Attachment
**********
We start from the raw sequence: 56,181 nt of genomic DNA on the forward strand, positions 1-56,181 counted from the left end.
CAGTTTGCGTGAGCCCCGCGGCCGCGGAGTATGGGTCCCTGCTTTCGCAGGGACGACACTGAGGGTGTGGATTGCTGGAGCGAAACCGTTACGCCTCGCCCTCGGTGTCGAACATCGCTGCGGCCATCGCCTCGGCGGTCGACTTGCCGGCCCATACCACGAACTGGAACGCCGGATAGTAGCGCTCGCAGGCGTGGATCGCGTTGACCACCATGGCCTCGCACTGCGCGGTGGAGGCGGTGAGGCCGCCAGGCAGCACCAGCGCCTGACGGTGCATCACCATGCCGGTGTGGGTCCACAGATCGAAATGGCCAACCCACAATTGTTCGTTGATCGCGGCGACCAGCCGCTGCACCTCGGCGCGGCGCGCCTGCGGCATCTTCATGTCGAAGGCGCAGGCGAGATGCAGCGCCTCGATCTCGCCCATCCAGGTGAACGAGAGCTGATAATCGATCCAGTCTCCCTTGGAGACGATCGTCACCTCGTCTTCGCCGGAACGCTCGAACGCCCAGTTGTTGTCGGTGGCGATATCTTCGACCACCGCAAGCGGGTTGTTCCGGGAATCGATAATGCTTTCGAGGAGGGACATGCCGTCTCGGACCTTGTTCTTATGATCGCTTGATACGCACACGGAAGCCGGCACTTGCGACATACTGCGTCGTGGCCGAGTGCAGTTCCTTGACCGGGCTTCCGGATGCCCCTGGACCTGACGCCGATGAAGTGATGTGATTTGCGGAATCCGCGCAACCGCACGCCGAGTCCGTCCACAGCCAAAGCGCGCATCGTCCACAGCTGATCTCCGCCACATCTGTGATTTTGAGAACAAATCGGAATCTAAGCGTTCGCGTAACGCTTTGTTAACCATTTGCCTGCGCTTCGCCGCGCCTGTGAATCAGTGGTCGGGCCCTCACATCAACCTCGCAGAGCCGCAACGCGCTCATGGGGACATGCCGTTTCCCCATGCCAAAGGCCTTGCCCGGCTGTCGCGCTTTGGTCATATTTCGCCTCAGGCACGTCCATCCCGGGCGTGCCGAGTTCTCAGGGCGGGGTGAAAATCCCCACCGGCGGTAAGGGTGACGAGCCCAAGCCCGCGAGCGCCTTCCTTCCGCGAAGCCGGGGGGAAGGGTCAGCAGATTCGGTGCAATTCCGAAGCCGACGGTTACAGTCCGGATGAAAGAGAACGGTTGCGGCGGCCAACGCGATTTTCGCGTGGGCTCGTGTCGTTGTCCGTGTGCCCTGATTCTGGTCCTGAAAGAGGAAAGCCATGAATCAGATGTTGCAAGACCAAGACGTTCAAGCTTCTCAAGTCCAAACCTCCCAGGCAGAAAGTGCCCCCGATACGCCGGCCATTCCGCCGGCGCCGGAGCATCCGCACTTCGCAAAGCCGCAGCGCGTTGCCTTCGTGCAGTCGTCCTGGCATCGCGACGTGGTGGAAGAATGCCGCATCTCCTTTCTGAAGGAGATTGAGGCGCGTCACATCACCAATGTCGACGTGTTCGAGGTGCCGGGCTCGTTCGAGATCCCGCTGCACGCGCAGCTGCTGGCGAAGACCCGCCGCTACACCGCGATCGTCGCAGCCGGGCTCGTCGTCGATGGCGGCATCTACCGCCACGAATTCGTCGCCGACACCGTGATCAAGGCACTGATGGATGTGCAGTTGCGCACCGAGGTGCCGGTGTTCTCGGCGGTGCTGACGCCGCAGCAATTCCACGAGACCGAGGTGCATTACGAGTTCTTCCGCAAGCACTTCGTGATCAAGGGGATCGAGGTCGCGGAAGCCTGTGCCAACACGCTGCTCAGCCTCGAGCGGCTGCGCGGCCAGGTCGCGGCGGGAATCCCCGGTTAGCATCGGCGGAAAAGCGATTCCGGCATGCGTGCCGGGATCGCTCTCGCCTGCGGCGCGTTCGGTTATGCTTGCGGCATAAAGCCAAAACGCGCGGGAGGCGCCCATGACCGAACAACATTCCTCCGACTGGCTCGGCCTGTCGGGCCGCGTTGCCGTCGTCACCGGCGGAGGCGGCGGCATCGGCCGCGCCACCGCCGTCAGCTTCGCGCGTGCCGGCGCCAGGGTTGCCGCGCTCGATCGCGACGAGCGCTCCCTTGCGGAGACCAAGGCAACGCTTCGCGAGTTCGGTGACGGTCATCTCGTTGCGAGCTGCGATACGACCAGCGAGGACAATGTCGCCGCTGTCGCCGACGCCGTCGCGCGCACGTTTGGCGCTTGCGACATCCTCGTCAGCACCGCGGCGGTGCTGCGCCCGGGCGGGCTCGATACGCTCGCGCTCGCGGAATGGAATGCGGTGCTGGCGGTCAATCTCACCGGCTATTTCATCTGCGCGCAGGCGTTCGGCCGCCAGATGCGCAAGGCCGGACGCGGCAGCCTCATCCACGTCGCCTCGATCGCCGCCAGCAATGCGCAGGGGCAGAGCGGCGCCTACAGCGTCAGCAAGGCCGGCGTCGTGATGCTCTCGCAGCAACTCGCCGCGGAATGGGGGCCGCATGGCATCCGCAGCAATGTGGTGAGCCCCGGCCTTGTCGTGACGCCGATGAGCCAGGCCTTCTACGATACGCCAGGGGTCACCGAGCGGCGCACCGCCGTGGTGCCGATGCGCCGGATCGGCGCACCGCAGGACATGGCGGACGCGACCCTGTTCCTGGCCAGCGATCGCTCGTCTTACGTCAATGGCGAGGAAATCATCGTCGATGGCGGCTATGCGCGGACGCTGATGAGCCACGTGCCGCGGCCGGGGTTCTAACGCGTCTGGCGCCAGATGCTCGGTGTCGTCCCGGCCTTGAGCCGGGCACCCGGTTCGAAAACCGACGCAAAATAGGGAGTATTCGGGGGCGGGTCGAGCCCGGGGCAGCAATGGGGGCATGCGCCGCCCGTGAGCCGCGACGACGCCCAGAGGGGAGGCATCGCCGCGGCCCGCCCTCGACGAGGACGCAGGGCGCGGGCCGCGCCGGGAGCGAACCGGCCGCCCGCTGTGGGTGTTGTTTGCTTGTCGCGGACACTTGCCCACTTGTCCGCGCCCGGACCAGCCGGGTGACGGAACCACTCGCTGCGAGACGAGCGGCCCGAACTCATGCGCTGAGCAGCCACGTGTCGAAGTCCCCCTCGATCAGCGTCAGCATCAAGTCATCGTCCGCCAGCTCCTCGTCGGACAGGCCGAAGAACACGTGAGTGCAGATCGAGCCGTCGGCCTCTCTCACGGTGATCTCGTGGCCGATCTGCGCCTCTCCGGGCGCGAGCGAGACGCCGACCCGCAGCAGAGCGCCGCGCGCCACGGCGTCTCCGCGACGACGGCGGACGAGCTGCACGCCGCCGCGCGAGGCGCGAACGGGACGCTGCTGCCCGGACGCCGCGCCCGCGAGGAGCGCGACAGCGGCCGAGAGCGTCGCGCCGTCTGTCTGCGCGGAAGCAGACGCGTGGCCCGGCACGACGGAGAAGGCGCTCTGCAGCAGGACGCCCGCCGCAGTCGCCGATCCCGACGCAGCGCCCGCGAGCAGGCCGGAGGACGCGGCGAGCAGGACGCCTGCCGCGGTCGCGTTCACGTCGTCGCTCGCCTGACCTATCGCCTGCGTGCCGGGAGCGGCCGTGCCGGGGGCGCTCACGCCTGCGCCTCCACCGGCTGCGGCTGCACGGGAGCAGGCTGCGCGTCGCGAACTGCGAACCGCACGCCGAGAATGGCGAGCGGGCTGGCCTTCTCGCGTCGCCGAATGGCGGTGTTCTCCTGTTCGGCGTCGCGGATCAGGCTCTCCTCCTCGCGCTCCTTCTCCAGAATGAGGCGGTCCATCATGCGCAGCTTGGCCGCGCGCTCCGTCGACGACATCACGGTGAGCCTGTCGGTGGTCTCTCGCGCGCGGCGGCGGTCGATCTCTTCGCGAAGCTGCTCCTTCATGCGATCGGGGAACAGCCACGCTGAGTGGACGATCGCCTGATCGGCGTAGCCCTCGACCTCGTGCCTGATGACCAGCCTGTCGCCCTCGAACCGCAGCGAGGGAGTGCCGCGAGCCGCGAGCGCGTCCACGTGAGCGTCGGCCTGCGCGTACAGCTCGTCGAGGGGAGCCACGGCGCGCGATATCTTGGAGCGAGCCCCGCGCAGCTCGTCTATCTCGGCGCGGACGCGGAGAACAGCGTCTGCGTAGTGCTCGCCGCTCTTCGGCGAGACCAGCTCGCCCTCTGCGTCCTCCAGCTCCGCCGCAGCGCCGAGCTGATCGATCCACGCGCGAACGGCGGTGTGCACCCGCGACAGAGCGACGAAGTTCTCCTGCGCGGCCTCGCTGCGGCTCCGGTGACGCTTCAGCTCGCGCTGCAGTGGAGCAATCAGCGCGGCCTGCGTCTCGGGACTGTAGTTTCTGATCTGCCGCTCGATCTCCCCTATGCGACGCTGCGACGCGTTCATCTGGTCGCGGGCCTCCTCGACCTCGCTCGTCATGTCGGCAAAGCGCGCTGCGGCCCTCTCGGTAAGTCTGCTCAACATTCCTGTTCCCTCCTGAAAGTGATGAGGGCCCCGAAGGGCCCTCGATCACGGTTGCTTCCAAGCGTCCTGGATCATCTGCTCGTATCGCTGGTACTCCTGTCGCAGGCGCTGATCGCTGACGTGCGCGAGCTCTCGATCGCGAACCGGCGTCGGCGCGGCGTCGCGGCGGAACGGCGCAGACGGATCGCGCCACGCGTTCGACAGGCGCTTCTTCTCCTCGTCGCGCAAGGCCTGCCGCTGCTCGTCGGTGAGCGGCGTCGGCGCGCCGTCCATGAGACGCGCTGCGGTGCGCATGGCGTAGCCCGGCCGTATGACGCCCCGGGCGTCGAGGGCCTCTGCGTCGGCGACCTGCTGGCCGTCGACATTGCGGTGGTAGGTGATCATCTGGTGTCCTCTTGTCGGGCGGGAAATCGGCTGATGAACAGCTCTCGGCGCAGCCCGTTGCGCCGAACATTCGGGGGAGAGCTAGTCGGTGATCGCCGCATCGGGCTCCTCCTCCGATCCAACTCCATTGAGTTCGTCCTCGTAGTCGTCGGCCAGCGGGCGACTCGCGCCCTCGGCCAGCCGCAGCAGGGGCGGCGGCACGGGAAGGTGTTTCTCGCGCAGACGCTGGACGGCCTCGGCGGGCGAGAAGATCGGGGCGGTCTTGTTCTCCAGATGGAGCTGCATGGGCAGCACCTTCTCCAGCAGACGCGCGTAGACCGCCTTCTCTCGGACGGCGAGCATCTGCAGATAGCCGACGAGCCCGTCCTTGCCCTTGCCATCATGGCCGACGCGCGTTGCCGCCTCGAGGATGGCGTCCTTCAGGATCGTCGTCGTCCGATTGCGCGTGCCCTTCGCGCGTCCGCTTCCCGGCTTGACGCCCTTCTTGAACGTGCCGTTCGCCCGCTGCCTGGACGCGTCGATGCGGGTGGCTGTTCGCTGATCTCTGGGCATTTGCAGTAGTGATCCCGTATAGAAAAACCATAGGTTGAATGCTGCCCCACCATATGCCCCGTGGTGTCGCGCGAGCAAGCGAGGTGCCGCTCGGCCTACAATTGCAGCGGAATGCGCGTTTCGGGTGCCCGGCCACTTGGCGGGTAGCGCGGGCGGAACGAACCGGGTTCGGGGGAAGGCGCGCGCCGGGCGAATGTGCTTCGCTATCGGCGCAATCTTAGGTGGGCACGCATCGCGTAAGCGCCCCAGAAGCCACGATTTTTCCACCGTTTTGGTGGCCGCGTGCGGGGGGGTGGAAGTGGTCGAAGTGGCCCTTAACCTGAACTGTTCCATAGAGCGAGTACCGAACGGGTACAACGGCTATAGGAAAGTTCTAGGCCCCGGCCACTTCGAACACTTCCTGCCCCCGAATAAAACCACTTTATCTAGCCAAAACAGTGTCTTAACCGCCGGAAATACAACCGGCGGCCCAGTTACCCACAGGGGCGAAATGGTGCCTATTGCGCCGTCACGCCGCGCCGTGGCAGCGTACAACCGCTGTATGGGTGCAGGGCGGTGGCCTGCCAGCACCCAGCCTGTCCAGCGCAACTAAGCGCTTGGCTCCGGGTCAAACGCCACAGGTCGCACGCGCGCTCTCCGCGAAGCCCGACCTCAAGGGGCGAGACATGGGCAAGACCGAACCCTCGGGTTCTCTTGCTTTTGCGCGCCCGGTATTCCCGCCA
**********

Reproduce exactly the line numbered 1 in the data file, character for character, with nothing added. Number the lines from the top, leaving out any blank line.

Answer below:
We start from the raw sequence: 56,181 nt of genomic DNA on the forward strand, positions 1-56,181 counted from the left end.